Newspaper is almost as old as Vincennes
The Vincennes Sun-Commercial is almost as old as Vincennes itself.
The newspaper which is published today is a direct descendant of the newspapers originated by Elihu Stout during the first decade of the 19th century, making it the oldest newspaper in the state.
Stout established his print shop in Vincennes and in 1804 began publishing the Indiana Gazette.
His shop and equipment were destroyed by fire in 1806. A year later, on July 4, 1807, he revived his weekly newspaper under the name Western Sun.
Eventually, the Western Sun became the Western Sun and General Advertiser on Dec. 6, 1817.
Although unsupported by diaries or other written documentation, local legend has it that a 21-year-old Abraham Lincoln visited Stout's office while he and his family were moving their household from Indiana to Illinois, and he helped Stout print the March 6, 1830, edition of the newspaper. In 1954, the Lincoln-Free Press Memorial Association erected a reproduction of Stout's print shop adjacent to the Indiana Territorial Capitol. Today, complete with an authentic Adam Ramage wooden printing press such as Stout used, the print shop is part of the Indiana Territory State Historic Site.
Stout sold his business to John R. Jones in November of 1845. Jones subsequently changed the name to Jones' Vincennes Sentinel, the Vincennes Patriot, and, in 1853, the Courant and Patriot.
In 1856, George E. Green purchased the newspaper and revived the name Western Sun. He died in 1870, and the business was sold to R.C. Kise and A.J. Thomas. In 1873, Alfred Patton obtained Kise's interest in the business. In 1876, Thomas and Patton sold the newspaper to R.E. Purcell.
Purcell began publishing the weekly newspaper in October of that year, and in 1879 established a second newspaper, a daily called the Vincennes Sun.
Purcell announced the publishing partnership of R.E. Purcell & Sons on July 4, 1910, with his sons George W. Purcell and Royal Purcell. Due to failing health, R.E. Purcell became inactive in the business about 1915, and his sons took over the newspapers.
Royal Purcell died in 1918 and George Purcell continued publication. He discontinued the Western Sun in 1925 and in July 1926 sold the Vincennes Sun to John T. Harris of Washington and John David Hogue Jr. of Vincennes.
In the meantime, S.F. Horrall and sons founded in March 1877 a competing weekly newspaper, the Vincennes Commercial. The Commercial was sold on Feb. 15, 1881, to "The Commercial Company," with Thomas H. Adams as manager and editor. The Commercial began publishing daily morning editions in April 1882.
Adams subsequently attained journalistic fame for his strong editorial stand against the Ku Klux Klan which had become a political power in Indiana in the 1920s.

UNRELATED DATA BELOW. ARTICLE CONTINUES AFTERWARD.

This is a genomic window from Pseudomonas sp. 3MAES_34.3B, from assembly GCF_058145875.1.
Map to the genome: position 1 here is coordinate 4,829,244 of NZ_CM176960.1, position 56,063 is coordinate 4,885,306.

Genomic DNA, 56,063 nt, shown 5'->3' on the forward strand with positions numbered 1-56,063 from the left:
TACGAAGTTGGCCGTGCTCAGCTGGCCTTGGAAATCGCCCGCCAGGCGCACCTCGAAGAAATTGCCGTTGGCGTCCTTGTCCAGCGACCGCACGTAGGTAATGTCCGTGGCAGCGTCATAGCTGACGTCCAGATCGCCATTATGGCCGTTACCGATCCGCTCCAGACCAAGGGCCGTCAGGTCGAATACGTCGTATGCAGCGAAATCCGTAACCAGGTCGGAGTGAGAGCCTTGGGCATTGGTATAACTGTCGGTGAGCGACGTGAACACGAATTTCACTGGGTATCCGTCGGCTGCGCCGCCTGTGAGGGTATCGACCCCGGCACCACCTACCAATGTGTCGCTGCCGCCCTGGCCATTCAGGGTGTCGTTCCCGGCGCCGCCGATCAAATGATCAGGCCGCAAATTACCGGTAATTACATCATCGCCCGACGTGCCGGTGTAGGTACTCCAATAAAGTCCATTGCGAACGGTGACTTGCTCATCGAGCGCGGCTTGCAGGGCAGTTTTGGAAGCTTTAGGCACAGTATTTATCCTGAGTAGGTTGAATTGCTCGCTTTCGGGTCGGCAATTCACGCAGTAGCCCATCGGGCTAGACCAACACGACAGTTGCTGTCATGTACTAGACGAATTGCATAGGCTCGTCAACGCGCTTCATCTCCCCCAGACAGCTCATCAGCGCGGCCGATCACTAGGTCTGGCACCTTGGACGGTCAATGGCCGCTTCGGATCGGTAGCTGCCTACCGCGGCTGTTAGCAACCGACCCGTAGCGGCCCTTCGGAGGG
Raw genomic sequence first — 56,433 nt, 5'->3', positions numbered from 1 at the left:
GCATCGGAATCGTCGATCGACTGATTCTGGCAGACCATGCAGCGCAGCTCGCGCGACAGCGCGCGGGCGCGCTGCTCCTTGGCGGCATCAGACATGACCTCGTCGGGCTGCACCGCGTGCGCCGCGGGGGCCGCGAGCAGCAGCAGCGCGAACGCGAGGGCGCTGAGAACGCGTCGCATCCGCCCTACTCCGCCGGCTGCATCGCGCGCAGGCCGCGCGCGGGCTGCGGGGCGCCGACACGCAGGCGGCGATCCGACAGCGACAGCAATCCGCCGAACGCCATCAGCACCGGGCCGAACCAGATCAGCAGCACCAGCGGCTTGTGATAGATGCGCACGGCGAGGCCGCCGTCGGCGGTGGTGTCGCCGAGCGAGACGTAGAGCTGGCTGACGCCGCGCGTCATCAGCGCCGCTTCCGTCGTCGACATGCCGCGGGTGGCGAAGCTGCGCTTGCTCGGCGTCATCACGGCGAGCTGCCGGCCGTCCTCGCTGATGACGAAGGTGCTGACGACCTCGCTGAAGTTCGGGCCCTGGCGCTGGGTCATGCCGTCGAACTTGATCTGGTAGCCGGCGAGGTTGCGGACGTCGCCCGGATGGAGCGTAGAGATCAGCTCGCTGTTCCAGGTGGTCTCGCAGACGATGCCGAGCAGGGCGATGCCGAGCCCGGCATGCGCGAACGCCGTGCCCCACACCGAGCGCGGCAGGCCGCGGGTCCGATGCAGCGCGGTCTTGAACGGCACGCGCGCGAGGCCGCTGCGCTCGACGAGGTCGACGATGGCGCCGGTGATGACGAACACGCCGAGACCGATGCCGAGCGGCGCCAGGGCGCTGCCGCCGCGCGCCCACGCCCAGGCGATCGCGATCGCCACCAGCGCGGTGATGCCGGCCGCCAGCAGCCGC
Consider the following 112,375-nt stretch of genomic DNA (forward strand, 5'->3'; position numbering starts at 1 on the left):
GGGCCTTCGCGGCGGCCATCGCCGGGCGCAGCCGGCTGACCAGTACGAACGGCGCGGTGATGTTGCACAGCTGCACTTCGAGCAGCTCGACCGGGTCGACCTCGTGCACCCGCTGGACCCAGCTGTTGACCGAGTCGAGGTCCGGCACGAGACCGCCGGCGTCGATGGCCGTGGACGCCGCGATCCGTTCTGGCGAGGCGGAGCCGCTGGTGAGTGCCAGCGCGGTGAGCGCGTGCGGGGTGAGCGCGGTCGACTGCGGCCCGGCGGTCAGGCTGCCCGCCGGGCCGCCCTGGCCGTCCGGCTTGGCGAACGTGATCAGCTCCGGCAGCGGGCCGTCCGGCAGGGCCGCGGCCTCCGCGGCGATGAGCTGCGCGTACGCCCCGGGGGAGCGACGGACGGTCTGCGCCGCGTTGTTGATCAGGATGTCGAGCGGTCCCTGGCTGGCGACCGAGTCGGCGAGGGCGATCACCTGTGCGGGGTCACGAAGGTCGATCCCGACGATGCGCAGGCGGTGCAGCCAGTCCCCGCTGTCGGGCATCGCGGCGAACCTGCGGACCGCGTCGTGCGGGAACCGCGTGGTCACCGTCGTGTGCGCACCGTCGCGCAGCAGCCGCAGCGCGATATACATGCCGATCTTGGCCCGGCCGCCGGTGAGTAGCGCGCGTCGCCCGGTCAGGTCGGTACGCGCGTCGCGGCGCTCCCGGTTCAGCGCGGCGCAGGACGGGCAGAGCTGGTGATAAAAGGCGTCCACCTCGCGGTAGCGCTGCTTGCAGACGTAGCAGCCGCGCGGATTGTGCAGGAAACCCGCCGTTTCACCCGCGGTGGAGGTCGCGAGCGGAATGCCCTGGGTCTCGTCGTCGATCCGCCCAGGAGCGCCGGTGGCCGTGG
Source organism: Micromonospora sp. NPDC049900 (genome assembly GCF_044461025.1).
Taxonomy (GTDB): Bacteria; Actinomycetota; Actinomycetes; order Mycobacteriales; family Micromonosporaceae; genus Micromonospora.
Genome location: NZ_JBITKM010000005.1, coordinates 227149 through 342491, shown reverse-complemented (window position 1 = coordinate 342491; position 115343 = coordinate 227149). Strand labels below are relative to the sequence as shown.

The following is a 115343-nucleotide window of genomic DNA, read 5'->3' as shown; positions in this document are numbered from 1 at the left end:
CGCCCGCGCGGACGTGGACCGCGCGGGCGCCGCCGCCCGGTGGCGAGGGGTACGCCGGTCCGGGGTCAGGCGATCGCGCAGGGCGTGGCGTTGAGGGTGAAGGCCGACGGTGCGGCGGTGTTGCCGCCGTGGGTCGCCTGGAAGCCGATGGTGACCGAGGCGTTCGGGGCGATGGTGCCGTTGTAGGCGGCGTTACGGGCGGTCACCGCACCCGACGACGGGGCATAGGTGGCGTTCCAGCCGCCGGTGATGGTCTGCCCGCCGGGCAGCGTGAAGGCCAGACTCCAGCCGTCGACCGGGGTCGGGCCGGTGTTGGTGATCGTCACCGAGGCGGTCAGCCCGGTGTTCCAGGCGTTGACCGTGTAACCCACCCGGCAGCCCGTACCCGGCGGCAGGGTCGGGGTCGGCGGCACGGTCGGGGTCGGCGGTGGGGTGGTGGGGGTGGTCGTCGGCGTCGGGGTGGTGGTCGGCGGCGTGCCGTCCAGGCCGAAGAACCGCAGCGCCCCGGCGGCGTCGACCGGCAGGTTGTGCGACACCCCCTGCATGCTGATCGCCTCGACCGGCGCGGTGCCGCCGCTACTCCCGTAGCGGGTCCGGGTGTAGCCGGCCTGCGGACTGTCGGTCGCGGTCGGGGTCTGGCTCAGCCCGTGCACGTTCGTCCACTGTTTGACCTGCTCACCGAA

On Sept. 28, 1930, newspaper magnate Eugene C. Pulliam purchased both the Vincennes Sun and the Vincennes Commercial. He published a combined edition on Sundays, but continued to publish the Sun as an evening paper and the Commercial as a morning paper until Feb. 1, 1931, when they were merged as the Vincennes Sun-Commercial.
Pulliam went on to purchase The Indianapolis Star, The Indianapolis News, two newspapers in Muncie and three in Phoenix. Although he owned several newspapers when he purchased the Sun and the Commercial, he subsequently sold or closed them, so that of all the Pulliam newspapers The Sun-Commercial has been owned the longest by Central Newspapers Inc., the corporation Pulliam founded.
In 2000, the Gannett Company purchased Central Newspapers, and two years later, Gannett sold the Sun-Commercial to Paxton Media Group of Paducah, Kentucky, the firm that owns the newspaper today.
For years, the Sun-Commercial was published on Busseron Street. There, the newspaper was printed using lead type.
In the early 1960s, the newspaper moved into its current quarters at 702 Main St. and began printing the newspaper using offset printing technology.
In the late 1980s, the Sun-Commercial acquired Macintosh computers and became a pioneer in the nation in terms of producing a newspaper on a computer screen, a process known as "full pagination."
It took Elihu Stout some 36 hours to set type for his four-page weekly newspaper, then his apprentices took some 20 hours to print 400 copies.
Today, the Sun-Commercial, which is printed in Owensboro, Kentucky at The Messenger-Inquirer, a sister paper, typesets a full page at a time electronically.
Editor's note: The above information comes from various sources, including Dr. Hubbard M. Smith's "Historical Sketches of Old Vincennes," published in 1902; Henry M. Cauthron's "History of Vincennes," published in 1901; and Hodge's "Vincennes in Picture and Story," published in 1900, plus a master's thesis on Elihu Stout by Fred Walker, who formerly headed the journalism program at Vincennes University.